Conversations have been held over the poor reading culture in Nigeria. Where does the onus lie to set things right?
Reading is a national assignment, and it has got to be tackled from the kindergarten, the primary school through to the secondary. Reading should be very pivotal in the training undergone in our colleges of education and teacher training institutions. Equally pivotal is reading training in all the library schools in our universities. At the helm of all these must be a government that knows the meaning of education. Supporting all these will be NGOs, book lovers and book makers, pitching in any creative manner they deem fit to help the nation read.
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Has it been a smooth journey being the director of one of the biggest bookshops in Nigeria?
No life journey is ever so smooth that you don’t have bumps or turbulence in the course of it. I have had my fair share. A few more, perhaps, in the rest of my journey, but not more than I can handle.
How does the publisher tackle the terror of piracy?
The tackling of piracy is a national assignment and not one to be left solely in the hands of the publisher.
Every society is driven by its creative talents, and those talents and their assets need to be nationally protected and promoted. It is the role of government to enact and enforce laws that will protect the works of its creative men and women and their industries. Literature has showcased Nigeria far more than any other discipline. I should also add that it remains the most enduring.
Describe your relationship with the book in three words…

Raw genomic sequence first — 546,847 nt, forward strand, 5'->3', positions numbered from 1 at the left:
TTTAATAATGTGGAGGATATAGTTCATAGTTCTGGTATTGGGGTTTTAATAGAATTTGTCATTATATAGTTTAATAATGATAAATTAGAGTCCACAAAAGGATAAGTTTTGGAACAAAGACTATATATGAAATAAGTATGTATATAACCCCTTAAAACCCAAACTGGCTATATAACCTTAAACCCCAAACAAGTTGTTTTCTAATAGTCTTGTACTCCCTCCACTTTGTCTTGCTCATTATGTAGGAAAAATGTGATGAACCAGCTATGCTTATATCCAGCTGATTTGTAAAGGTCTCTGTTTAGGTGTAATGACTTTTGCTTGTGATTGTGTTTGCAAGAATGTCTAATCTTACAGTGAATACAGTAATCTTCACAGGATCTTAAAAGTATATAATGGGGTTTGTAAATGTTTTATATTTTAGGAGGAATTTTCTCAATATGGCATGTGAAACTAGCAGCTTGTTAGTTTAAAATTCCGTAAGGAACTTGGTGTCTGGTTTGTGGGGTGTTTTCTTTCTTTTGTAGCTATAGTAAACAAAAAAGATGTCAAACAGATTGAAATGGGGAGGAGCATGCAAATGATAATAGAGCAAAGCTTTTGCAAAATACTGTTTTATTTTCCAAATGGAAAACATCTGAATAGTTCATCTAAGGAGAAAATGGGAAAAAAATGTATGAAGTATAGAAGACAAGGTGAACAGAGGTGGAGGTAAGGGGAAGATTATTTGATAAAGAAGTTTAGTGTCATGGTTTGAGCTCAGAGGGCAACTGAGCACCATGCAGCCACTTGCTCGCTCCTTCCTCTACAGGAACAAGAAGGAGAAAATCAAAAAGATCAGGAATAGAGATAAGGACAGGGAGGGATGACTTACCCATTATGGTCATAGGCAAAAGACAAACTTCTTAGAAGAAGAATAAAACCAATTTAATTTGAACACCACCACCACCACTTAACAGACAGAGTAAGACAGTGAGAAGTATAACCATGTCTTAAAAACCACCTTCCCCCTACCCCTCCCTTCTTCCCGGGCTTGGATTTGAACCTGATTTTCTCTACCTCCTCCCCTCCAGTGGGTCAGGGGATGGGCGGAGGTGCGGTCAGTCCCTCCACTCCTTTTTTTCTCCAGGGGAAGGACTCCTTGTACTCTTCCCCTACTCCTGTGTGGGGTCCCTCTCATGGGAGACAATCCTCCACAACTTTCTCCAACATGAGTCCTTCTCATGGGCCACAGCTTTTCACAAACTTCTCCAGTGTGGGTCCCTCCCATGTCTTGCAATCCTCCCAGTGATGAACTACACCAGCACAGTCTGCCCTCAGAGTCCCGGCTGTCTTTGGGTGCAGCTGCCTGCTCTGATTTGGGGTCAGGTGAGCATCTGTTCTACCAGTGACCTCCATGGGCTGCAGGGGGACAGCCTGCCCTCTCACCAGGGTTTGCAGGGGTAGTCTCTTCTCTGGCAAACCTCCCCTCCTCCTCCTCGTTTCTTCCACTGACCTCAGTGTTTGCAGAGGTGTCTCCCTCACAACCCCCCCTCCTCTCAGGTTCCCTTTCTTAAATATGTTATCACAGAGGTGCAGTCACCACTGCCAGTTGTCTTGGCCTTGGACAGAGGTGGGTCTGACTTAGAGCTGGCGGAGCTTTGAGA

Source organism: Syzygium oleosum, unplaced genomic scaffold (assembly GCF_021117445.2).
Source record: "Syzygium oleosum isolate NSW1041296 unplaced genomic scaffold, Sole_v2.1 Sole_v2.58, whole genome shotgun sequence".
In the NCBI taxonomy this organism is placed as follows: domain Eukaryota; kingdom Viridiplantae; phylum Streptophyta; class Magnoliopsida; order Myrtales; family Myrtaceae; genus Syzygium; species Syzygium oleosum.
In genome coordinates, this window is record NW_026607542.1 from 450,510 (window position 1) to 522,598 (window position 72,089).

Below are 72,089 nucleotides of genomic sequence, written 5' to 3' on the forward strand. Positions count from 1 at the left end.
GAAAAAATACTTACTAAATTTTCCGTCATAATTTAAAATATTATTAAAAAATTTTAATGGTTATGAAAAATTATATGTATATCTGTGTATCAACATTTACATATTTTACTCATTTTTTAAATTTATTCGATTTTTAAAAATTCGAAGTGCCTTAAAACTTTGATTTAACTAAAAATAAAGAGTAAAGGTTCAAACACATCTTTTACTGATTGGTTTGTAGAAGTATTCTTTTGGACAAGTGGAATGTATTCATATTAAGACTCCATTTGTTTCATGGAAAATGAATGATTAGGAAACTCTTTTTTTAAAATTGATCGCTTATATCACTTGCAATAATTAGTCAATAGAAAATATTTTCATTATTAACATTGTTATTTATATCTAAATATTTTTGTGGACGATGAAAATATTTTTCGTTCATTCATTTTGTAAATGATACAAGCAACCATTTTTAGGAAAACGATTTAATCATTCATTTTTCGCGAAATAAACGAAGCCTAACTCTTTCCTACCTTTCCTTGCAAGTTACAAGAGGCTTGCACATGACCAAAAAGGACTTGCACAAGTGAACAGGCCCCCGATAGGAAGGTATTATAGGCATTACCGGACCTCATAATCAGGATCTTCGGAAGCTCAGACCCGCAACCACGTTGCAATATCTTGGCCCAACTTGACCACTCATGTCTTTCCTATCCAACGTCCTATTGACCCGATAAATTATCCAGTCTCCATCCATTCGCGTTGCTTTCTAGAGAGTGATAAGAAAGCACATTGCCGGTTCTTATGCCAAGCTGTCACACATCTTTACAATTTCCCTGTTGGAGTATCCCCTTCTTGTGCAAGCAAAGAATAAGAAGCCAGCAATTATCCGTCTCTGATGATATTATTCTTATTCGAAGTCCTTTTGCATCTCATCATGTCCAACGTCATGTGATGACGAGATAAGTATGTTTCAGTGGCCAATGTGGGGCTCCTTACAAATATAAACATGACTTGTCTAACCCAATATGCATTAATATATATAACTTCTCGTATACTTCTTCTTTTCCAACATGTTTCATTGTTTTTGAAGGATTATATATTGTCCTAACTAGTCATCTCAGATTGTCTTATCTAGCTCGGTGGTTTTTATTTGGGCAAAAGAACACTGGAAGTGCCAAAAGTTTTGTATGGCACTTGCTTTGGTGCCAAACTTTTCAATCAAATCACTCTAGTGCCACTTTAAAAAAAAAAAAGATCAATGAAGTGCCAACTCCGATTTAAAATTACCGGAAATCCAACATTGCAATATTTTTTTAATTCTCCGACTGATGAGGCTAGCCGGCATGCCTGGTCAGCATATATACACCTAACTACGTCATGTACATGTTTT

Books are illuminating.
What career opportunities are available in the publishing industry for undergraduates who may want to get in that space?
A publishing outfit is a commercial enterprise, and it will necessarily need operational staff, accountants, managers and the like to hold it together; editors, artists, designers to mold the creative works; sales men and marketers to promote the products and administrative staff as conduits between them all.
What kind of books are keepers for you?
Any book that has covers and a voice in between the cover.
Have you had any book regrets or disappointment, ever?
My deepest regret is that we do not acquire books enough and we do not read enough.. I say that because the man who can read and who does not read is no different from the man who cannot read.
In Lagos and other parts of Nigeria, there are yearly book fairs and festivals germane to culture, is Ibadan not ripe enough for such?
In a short period of time, we will see that happening again. It used to happen, but it fizzled out. Reading for me is also not about a festive period which is no more than saying we eat only at this time. It should be a lifelong thing. The festival is centred on highlighting the importance of reading for it to become second nature to as many people in the country which would be the better for all of us.
What can you say about book buying habits of those who visit the Booksellers?
Buyers always find something of interest. It’s why the book shop has a length and breath for everyone to find what they need. The chances are high that a specific need leads to another book. Sometimes buyers come in not sure of what to get but definitely find something that catches their fancy.